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By James Fenton, Hong Kong, 15 June 1989

Is broad and clean
And you can’t tell
Where the dead have been
And you can’t tell
What happened then
And you can’t speak
Of Tianamen.

You must not speak.
You must not think.
You must not dip
Your brush in ink.
You must not say
What happened then,
What happened there.
What happened there
In Tiananmen.

The cruel men
Are old and deaf
Ready to kill
But short of breath
And they will die
Like other men
And they’ll lie in state
In Tianamen.

They lie in state.
They lie in style.
Another lie’s
Thrown on the pile,
Thrown on the pile
By the cruel men
To cleanse the blood
From Tianamen.

Truth is a secret.
Keep it dark.
Keep it dark.
In our heart of hearts.
Keep it dark
Till you know when
Truth may return
To Tiananmen.

Is broad and clean
And you can’t tell
Where the dead have been
And you can’t tell
When they’ll come again.
They’ll come again
To Tiananmen.

James Fenton is one of the most noted living poets in the United Kingdom. He is a Fellow of the Royal Society of Literature and was Oxford Professor of Poetry for the period 1994-99.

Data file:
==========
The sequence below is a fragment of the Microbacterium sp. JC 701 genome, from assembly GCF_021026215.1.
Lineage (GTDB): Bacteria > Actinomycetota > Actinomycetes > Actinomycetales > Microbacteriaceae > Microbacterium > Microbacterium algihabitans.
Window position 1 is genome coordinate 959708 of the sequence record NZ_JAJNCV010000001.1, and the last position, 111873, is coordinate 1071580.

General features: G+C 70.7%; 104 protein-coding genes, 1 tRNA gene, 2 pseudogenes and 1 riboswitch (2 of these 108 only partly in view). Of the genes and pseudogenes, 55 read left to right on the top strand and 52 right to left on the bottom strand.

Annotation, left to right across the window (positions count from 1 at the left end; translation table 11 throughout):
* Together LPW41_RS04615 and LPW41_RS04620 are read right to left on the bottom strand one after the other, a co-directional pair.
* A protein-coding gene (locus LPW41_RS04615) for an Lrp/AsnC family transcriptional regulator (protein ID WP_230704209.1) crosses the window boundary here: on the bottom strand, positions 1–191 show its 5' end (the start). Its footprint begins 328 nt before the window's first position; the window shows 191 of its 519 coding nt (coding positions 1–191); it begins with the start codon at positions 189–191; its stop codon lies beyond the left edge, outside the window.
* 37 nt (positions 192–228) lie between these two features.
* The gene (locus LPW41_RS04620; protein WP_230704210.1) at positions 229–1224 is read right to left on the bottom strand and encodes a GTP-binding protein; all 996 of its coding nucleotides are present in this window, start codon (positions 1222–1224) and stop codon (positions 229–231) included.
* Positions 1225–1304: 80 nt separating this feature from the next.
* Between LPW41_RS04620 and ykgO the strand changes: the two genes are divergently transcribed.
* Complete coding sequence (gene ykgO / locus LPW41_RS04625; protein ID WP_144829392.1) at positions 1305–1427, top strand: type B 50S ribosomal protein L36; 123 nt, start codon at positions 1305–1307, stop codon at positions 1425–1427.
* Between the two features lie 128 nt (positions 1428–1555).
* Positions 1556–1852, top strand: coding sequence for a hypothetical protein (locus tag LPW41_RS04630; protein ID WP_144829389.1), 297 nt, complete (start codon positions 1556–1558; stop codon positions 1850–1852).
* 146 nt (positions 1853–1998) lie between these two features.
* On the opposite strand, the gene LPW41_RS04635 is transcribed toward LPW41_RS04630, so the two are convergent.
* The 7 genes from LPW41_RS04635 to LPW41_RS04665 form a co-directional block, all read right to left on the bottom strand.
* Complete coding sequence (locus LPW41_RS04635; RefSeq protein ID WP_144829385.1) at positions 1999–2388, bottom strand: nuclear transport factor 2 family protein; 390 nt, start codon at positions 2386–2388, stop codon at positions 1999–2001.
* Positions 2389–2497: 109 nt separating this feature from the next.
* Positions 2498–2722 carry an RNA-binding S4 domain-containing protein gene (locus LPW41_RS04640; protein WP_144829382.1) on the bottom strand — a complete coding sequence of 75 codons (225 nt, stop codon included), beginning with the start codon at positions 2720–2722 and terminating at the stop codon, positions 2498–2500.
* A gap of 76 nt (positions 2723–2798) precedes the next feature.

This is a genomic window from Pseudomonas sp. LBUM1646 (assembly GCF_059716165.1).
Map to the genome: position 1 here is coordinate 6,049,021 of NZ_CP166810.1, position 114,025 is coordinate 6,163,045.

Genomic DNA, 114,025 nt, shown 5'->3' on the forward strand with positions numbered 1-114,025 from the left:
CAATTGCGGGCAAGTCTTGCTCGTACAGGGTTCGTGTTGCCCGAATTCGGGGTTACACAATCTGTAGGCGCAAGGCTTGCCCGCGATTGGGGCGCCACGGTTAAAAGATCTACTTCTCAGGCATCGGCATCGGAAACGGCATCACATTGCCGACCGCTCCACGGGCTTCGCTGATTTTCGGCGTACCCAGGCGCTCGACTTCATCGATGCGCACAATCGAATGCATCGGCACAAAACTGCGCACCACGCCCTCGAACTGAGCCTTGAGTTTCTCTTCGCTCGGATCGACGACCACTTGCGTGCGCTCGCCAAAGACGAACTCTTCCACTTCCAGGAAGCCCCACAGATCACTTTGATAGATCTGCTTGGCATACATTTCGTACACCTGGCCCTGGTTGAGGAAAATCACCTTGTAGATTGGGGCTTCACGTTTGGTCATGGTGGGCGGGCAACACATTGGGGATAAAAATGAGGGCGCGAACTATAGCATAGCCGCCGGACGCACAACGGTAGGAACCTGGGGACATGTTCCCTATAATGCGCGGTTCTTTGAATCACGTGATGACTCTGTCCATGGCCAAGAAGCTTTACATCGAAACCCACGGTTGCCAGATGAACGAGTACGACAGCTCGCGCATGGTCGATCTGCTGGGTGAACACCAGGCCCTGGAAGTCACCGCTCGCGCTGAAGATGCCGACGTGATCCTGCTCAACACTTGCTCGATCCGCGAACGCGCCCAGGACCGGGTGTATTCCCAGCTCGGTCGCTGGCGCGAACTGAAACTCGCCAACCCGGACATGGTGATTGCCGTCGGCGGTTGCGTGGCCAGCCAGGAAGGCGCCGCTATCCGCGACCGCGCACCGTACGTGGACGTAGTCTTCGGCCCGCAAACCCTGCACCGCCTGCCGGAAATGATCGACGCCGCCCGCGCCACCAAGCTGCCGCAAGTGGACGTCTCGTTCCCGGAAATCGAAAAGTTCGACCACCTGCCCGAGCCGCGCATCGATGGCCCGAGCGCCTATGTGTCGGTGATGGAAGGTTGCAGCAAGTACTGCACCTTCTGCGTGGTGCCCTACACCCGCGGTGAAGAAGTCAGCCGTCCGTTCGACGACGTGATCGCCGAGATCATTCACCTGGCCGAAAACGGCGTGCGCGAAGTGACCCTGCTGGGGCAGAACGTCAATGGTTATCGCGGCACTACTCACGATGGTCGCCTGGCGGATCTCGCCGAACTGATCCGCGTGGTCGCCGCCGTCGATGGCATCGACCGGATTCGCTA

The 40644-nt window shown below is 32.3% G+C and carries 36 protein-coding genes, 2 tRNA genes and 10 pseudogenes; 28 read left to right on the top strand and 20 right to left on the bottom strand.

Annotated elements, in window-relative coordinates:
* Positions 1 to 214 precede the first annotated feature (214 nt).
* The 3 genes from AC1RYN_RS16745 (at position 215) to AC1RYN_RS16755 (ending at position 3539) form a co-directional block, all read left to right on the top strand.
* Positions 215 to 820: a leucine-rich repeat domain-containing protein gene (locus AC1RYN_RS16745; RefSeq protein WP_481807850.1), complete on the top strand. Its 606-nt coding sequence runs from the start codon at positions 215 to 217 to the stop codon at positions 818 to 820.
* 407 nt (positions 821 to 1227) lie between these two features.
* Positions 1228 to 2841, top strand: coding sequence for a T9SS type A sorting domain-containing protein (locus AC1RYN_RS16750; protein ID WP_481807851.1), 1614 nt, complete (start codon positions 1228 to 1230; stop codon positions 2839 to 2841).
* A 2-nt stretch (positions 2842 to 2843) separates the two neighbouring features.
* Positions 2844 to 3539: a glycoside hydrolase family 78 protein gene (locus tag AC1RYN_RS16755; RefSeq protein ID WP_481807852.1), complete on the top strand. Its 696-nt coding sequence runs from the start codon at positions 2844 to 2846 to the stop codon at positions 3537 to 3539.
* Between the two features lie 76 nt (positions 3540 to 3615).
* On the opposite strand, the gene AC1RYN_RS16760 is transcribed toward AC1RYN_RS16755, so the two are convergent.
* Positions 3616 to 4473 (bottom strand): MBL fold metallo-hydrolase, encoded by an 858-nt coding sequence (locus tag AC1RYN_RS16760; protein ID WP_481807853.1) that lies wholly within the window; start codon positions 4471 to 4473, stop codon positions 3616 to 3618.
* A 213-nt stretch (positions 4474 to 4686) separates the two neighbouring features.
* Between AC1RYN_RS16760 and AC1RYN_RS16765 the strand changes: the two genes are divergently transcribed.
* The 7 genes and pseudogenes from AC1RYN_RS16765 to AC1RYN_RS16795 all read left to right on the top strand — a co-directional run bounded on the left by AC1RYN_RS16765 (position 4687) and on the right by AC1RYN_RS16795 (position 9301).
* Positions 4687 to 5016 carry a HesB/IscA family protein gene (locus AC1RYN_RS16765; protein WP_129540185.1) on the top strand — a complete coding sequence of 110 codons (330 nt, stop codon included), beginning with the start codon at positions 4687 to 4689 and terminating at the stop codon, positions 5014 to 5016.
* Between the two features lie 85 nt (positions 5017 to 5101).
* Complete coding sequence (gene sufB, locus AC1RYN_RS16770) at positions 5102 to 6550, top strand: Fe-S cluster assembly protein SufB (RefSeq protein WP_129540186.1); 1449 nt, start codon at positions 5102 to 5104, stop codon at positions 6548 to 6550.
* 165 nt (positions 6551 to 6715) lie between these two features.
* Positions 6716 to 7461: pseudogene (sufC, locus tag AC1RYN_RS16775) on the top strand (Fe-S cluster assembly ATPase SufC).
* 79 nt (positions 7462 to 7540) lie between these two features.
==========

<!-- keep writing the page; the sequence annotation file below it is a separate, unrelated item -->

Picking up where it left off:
Tiananmen Revisited

By Evan Mantyk, New York, June 1, 2016

Is  loads of fun;
Look at those men
As they run!
Cameras flash
And smart phones fly!
As they dash
The women sigh!

The one in front,
Mark Zuckerberg,
Says, “This PR stunt
Has been superb!
Has culture great;
It’s been a ten!
It’s been first rate!”

But smiling face
And sporty pose
Seem out of place
As thick smog flows
Through Tiananmen,
Where blood has poured
From valiant men
Who’re now ignored;

Where Falun Gong
Was framed with lies
Was blamed with wrong
Of flamed suicides.
These peaceful men
Who meditate
On Tiananmen
Now face hate.

But you won’t see
Much about what’s
Behind the smiles
On Tiananmen;

For they would lose
Their Beijing post
So rather choose
To please their host
Whose influence
Does fast ascend
Over conscience—
Over Tiananmen.

Evan Mantyk is a high school English teacher in the Hudson Valley of New York.


Tiananmen, a Follow-on from James Fenton’s 1989 poem

By Damian Robin, Sheffield, U.K., May 23, 2016

They’ve come again
The dead and live
That won’t lie down,
That still survive,
That hold up scarfs
With “Zhen Shan Ren”
In present danger
In Tiananmen.

They’re there now,
In ghostly shots,
Then veiled
And Photoshopped.
Absent as the day is long,
Large, unwieldy
Falun Gong.

They’re there now,
Standing strong
Locked in prisons,
Locked away.
Locked from seeing
Night and day.
Locked like buildings,
Day and night.

Looks broad and clean,
A tourist trap
A travel scene.
Old dissidents
Long cleared away,
Unruly students
Cleared away.

Human rightists
Cleared away.
Muslim Uyghurs
Cleared away.
House Church Christ’yans
Cleared away.
Tibetan Buddhists
Cleared away.

Falun Gong
Too big to say.
Falun Gong
Locked Away.
Falun Gong